The aim of this study was to synthesize the concepts from empirical studies and analyze, compare and interrelate them with normative ethics. International Council of nurses (ICN) and the Health and Medical Service Act are normative ethics. Five concepts were used in the analysis; three from the grounded theory studies and two from the theoretical framework on normative ethics. A simultaneous concept analysis resulted in five outcomes; interconnectedness, interdependence, corroboratedness, completeness and good care are all related to the empirical perspective of the nurse’s interaction with the older patient, and the normative perspective, i.e. that found in ICN code and SFS law. Empirical ethics and normative ethics are intertwined according to the findings of this study. Normative ethics are supporting documents for nurses as professionals and by extension also beneficial for older patients.

  • 12.
    Oresland, Stina
    et al.
    Umea Univ, Dept Nursing, Umea, Sweden.
    Maatta, Sylvia
    Univ Coll Boras, Boras, Sweden.
    Norberg, Astrid
    Umea Univ, Dept Nursing, Umea, Sweden.
    Jorgensen, Marianne Winther
    Linköping University, Department for Studies of Social Change and Culture, Culture, Society, Media Production. Linköping University, Faculty of Arts and Sciences.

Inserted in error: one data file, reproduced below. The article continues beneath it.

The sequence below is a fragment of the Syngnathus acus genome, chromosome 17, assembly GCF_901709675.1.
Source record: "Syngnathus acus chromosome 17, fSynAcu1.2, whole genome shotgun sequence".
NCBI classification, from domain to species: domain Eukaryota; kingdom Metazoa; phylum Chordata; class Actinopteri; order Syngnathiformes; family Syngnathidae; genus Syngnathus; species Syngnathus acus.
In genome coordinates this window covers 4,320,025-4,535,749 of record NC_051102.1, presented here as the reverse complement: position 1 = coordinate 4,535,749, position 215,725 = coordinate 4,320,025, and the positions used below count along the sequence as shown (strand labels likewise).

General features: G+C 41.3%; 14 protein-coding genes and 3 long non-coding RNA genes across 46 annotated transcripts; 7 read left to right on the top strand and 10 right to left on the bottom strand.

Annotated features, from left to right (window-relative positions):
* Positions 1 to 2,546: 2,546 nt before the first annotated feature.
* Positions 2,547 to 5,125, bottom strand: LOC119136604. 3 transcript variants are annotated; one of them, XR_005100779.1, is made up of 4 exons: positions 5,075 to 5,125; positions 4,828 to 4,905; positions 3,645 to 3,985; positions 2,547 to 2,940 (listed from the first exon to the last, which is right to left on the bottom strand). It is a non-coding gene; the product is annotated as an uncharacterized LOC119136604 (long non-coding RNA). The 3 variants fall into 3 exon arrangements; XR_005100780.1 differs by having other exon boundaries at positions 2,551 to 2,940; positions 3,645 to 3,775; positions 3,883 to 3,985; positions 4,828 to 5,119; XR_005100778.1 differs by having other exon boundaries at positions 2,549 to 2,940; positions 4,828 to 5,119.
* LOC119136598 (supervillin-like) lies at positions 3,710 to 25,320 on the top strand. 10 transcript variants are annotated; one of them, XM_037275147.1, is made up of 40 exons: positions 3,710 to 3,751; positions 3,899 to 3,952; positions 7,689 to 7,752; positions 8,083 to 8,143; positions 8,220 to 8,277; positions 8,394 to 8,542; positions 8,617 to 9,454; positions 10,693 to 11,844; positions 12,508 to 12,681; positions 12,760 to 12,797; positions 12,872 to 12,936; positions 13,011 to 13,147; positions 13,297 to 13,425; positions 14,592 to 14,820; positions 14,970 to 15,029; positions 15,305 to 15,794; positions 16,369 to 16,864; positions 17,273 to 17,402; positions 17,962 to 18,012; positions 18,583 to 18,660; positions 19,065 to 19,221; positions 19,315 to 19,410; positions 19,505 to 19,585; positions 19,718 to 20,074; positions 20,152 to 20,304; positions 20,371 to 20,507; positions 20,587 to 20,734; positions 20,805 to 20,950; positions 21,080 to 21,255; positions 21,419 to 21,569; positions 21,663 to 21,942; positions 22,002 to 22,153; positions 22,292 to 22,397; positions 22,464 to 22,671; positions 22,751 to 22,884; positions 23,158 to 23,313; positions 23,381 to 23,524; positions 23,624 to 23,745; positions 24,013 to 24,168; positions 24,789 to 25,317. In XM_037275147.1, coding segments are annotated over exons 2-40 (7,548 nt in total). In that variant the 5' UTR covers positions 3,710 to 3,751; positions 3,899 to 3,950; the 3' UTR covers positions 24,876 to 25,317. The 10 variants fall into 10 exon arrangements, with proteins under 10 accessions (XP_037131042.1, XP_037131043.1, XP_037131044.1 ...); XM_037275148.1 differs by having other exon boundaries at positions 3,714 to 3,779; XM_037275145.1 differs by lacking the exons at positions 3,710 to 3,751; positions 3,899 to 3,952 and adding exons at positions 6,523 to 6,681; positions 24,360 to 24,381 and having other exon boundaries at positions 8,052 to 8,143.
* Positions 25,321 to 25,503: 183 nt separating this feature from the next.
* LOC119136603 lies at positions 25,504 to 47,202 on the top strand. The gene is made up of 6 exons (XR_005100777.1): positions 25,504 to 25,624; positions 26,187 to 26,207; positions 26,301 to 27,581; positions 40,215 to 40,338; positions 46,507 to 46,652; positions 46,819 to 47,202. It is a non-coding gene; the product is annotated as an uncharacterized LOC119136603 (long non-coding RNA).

Lutzen, Kim
    Dalarna Univ, Falun, Sweden.
    Nurses as guests or professionals in home health care2008In: Nursing Ethics, ISSN 0969-7330, E-ISSN 1477-0989, Vol. 15, no 3, p. 371-383Article in journal (Refereed)
    Abstract [en]

    The aim of this study was to explore and interpret the diverse subject of positions, or roles, that nurses construct when caring for patients in their own home. Ten interviews were analysed and interpreted using discourse analysis. The findings show that these nurses working in home care constructed two positions: 'guest' and 'professional'. They had to make a choice between these positions because it was impossible to be both at the same time. An ethics of care and an ethics of justice were present in these positions, both of which create diverse ethical appeals, that is, implicit demands to perform according to a guest or to a professional norm.

  • 13.
    Sandman, Lars
    et al.
    Linköping University, Department of Medical and Health Sciences, Division of Health Care Analysis. Linköping University, Faculty of Medicine and Health Sciences. University of Boras, Sweden.
    Molander, Ulla
    University of Gothenburg, Sweden; Sahlgrens University Hospital, Sweden.
    Benkel, Inger